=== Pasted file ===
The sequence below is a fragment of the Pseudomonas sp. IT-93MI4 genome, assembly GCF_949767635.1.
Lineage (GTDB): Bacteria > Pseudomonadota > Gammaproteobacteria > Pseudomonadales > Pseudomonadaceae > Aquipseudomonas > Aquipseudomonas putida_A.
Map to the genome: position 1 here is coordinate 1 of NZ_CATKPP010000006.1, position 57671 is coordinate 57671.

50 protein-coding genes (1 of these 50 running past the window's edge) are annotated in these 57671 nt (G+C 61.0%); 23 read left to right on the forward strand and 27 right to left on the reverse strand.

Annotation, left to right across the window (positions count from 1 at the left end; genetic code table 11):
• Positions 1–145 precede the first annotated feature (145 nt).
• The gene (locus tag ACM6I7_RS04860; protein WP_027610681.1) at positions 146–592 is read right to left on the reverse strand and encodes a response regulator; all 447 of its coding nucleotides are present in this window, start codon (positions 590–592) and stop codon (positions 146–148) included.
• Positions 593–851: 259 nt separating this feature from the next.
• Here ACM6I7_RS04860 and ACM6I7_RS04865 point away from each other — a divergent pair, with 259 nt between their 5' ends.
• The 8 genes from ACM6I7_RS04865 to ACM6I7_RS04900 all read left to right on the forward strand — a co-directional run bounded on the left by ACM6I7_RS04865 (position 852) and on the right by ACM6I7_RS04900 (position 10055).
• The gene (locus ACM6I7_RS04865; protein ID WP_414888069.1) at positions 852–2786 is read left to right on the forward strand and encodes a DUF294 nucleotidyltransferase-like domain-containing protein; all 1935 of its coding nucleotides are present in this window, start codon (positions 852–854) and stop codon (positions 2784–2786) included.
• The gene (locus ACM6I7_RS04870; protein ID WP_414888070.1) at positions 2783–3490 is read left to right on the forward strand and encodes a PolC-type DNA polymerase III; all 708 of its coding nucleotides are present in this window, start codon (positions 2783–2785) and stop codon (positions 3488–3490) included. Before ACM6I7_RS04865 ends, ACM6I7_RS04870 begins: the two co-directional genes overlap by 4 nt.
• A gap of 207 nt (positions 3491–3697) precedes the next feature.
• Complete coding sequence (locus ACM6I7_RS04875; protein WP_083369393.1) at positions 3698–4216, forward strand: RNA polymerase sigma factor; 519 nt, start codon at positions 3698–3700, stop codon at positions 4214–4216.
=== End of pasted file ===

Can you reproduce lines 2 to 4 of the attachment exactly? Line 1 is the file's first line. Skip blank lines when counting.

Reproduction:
Lineage (GTDB): Bacteria > Pseudomonadota > Gammaproteobacteria > Pseudomonadales > Pseudomonadaceae > Aquipseudomonas > Aquipseudomonas putida_A.
Map to the genome: position 1 here is coordinate 1 of NZ_CATKPP010000006.1, position 57671 is coordinate 57671.

50 protein-coding genes (1 of these 50 running past the window's edge) are annotated in these 57671 nt (G+C 61.0%); 23 read left to right on the forward strand and 27 right to left on the reverse strand.